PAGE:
Note from the Editor: I don't think I can possibly add anything to this introduction!  Just wanted to say thanks again Robert for joining this conversation on what we understand by powerful writing.

Joanna

(Photo: Keys 3, by littlestar19)

April 19, 2008

Can't Get To SobCon? Learn With Me

I know it's frustrating when you hear everyone talking about a conference you'd love to get go but just can't.  When you recognise the benefits you'd get from attending but can't find a way to make it happen (this year).

SobCon08 is pitched as a business school for bloggers, promising to help us think through big questions like:

  • The connection to our purpose (blog and business)
  • Managing time inputs
  • Knowing your ideal reader
  • Making the most of social media (but not making too much of it)
  • Having an exit plan

If these sound like the the kind of issues you want to think through in relation to your own business blog - but you can't get to Chicago (this year), why not learn with me instead?

I'm offering readers of Confident Writing an hour's one-to-one tele-coaching as a follow up to the conference, looking at ways to apply the key findings and most important learning points to your blog.  I will (of course) be sharing my learning in a general way with readers in the weeks and months that follow on, but this gives you the chance for some focused conversation, applied to you, your blog and your  associated business.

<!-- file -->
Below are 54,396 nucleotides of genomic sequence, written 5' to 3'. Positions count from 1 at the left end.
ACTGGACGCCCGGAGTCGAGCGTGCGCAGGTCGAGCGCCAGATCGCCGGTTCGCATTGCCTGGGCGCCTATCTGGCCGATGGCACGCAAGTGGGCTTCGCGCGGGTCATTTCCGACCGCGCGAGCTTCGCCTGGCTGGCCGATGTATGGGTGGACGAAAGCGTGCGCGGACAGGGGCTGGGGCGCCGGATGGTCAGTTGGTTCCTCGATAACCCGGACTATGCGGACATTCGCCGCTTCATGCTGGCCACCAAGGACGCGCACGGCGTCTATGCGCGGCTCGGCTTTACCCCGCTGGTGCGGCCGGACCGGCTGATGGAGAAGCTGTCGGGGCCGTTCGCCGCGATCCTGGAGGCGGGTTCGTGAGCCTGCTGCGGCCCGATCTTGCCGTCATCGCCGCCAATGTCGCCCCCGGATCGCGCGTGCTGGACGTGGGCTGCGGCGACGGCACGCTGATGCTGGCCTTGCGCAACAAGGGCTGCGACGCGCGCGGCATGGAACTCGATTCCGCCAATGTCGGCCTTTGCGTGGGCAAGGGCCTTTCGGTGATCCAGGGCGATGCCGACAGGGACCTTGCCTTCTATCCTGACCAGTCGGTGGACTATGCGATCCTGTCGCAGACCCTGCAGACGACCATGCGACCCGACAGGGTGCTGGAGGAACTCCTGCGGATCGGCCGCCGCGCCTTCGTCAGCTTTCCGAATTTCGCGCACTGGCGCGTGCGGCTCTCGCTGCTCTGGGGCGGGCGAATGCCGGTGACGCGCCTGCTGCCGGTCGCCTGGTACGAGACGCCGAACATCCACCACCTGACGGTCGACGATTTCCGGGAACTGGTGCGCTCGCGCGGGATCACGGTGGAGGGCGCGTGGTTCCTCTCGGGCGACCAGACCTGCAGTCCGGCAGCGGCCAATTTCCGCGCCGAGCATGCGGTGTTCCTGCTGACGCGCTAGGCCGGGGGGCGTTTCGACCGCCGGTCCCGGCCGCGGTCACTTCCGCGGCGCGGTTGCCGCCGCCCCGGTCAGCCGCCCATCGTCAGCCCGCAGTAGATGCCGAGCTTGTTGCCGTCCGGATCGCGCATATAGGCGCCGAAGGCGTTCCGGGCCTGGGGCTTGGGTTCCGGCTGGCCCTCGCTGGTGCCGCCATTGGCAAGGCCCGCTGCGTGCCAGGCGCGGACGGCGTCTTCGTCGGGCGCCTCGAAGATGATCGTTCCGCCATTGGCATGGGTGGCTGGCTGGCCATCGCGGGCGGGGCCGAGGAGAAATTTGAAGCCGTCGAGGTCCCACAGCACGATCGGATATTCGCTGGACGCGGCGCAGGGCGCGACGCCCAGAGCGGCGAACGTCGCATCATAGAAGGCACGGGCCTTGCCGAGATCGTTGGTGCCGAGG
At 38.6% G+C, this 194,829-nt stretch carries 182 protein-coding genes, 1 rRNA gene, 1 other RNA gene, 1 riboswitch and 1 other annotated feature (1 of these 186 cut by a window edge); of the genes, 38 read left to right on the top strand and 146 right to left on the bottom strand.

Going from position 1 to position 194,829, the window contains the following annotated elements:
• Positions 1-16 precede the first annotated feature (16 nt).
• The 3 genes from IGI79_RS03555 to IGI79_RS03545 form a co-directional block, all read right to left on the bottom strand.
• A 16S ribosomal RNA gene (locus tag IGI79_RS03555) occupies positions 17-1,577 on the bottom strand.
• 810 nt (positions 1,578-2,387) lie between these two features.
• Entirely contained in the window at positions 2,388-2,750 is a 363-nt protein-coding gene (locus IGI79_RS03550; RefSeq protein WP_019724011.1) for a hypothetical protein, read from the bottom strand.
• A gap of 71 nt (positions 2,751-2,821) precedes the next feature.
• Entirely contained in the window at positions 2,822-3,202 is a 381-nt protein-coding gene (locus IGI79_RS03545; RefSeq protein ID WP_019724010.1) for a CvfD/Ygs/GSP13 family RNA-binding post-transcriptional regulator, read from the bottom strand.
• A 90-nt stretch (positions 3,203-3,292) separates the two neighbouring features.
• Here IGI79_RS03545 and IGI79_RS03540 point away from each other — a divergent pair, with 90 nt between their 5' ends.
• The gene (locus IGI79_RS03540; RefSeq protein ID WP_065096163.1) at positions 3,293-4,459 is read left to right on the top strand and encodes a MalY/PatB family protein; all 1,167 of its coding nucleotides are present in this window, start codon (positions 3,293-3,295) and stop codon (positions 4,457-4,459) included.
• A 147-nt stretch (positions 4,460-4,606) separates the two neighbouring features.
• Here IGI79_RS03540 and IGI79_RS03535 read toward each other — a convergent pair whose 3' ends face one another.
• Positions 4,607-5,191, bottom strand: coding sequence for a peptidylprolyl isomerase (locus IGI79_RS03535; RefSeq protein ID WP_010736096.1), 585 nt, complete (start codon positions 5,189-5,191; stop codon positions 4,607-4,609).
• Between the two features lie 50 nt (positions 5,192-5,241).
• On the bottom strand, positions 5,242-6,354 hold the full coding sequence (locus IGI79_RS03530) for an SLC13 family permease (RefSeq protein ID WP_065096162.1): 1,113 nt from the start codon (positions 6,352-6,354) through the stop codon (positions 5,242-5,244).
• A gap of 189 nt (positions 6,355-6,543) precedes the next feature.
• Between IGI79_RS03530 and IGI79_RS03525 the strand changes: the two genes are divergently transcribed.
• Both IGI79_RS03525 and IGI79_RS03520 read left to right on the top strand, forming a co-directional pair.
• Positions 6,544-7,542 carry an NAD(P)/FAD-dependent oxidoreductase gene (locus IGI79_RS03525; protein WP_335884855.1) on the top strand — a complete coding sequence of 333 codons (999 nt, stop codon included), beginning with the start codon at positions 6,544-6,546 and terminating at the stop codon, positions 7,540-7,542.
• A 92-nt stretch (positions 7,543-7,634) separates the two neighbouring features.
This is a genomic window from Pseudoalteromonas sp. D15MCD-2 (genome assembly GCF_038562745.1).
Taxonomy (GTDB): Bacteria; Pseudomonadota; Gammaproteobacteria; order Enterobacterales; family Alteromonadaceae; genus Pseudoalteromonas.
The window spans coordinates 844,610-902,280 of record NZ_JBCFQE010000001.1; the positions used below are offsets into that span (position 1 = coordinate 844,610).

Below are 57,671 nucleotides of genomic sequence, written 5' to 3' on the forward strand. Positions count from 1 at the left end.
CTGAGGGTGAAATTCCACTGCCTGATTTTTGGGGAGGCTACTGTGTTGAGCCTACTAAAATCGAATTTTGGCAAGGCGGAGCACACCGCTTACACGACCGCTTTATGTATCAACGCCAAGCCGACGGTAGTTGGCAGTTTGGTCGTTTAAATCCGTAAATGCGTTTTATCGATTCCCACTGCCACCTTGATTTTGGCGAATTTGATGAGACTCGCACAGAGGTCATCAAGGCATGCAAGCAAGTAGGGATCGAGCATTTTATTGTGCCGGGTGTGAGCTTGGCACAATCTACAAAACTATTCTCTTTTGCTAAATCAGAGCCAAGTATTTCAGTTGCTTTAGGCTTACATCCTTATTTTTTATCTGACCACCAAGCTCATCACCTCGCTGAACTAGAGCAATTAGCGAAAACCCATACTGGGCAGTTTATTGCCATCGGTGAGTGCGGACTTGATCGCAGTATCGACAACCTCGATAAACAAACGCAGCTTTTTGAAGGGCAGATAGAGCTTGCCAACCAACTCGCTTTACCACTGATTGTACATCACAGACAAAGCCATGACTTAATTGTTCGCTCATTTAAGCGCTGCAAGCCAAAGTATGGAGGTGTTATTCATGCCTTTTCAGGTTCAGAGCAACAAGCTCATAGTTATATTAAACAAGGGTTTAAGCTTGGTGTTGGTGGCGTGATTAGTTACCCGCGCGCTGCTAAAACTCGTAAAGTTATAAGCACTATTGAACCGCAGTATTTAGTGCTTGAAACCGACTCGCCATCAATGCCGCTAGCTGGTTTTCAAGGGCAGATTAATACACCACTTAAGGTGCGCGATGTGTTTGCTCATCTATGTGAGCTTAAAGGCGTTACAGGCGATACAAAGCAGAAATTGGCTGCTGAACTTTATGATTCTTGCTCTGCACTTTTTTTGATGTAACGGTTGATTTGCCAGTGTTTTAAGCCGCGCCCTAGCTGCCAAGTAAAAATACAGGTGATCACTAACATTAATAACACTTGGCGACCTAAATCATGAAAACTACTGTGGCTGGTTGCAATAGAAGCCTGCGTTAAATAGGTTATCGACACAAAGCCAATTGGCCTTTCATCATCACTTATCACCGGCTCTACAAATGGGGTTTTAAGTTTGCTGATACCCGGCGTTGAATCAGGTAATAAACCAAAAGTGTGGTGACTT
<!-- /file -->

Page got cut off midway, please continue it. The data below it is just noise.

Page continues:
The cost of the coaching is £45/$90.  To get the most from the opportunity you'll need to sign up before the event so when I'm there I can pick up ideas, suggestions and learning points not just for my blog but yours too.  If you're interested, just pop over to this page to sign up.

Oh and don't worry, if you want to keep on working with me after the coaching call to achieve your blogging goals or boost your blogging confidence... I'm sure we can find a way to make that happen too :-)

Taking a breather tomorrow - not just for me, you too I'm sure!  I know there's been a lot recently, but what with birthdays, bloggiversaries, blog tournaments, 2,000 comment milestones, guest posts and fabulous blog entries and one liners on powerful writing... there's a lot to get through this month!

Joanna Young, The Confident Writing Coach
Because our words count

April 18, 2008

9 Authors And 9 Aspects Of Powerful Writing: Guest Post By Damien Riley